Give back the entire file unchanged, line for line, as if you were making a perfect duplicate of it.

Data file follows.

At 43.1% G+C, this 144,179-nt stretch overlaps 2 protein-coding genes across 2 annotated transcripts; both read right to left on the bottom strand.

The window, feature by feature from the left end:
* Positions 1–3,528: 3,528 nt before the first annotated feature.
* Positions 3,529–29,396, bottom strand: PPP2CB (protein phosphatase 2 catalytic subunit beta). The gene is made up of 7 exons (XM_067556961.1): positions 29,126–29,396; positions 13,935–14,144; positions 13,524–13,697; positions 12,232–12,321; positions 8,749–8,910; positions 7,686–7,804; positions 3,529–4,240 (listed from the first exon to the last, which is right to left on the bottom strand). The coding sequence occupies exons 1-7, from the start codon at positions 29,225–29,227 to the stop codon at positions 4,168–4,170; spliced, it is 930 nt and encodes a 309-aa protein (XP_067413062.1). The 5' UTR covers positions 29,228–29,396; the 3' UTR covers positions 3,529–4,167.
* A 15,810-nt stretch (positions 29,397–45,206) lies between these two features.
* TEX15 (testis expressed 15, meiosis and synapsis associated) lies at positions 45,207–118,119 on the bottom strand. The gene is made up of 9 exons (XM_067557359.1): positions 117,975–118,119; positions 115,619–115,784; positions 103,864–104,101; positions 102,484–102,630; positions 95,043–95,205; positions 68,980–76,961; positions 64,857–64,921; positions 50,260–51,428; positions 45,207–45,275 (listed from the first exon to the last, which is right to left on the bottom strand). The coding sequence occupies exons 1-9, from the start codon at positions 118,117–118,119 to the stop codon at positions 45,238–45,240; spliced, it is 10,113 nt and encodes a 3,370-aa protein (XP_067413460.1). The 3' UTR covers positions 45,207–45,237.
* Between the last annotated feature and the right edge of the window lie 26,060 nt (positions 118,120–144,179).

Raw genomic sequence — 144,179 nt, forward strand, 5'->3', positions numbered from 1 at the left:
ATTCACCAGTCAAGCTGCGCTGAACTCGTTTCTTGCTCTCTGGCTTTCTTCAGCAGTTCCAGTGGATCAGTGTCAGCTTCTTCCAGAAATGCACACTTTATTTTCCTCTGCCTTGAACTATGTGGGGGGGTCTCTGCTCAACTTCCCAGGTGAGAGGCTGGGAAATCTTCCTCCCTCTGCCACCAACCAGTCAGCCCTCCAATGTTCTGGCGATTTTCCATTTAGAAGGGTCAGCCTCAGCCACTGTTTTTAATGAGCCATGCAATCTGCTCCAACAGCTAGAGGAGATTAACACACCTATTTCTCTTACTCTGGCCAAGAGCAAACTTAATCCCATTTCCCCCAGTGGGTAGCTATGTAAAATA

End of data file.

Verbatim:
At 43.1% G+C, this 144,179-nt stretch overlaps 2 protein-coding genes across 2 annotated transcripts; both read right to left on the bottom strand.

The window, feature by feature from the left end:
* Positions 1–3,528: 3,528 nt before the first annotated feature.
* Positions 3,529–29,396, bottom strand: PPP2CB (protein phosphatase 2 catalytic subunit beta). The gene is made up of 7 exons (XM_067556961.1): positions 29,126–29,396; positions 13,935–14,144; positions 13,524–13,697; positions 12,232–12,321; positions 8,749–8,910; positions 7,686–7,804; positions 3,529–4,240 (listed from the first exon to the last, which is right to left on the bottom strand). The coding sequence occupies exons 1-7, from the start codon at positions 29,225–29,227 to the stop codon at positions 4,168–4,170; spliced, it is 930 nt and encodes a 309-aa protein (XP_067413062.1). The 5' UTR covers positions 29,228–29,396; the 3' UTR covers positions 3,529–4,167.
* A 15,810-nt stretch (positions 29,397–45,206) lies between these two features.
* TEX15 (testis expressed 15, meiosis and synapsis associated) lies at positions 45,207–118,119 on the bottom strand. The gene is made up of 9 exons (XM_067557359.1): positions 117,975–118,119; positions 115,619–115,784; positions 103,864–104,101; positions 102,484–102,630; positions 95,043–95,205; positions 68,980–76,961; positions 64,857–64,921; positions 50,260–51,428; positions 45,207–45,275 (listed from the first exon to the last, which is right to left on the bottom strand). The coding sequence occupies exons 1-9, from the start codon at positions 118,117–118,119 to the stop codon at positions 45,238–45,240; spliced, it is 10,113 nt and encodes a 3,370-aa protein (XP_067413460.1). The 3' UTR covers positions 45,207–45,237.
* Between the last annotated feature and the right edge of the window lie 26,060 nt (positions 118,120–144,179).

Raw genomic sequence — 144,179 nt, forward strand, 5'->3', positions numbered from 1 at the left:
ATTCACCAGTCAAGCTGCGCTGAACTCGTTTCTTGCTCTCTGGCTTTCTTCAGCAGTTCCAGTGGATCAGTGTCAGCTTCTTCCAGAAATGCACACTTTATTTTCCTCTGCCTTGAACTATGTGGGGGGGTCTCTGCTCAACTTCCCAGGTGAGAGGCTGGGAAATCTTCCTCCCTCTGCCACCAACCAGTCAGCCCTCCAATGTTCTGGCGATTTTCCATTTAGAAGGGTCAGCCTCAGCCACTGTTTTTAATGAGCCATGCAATCTGCTCCAACAGCTAGAGGAGATTAACACACCTATTTCTCTTACTCTGGCCAAGAGCAAACTTAATCCCATTTCCCCCAGTGGGTAGCTATGTAAAATA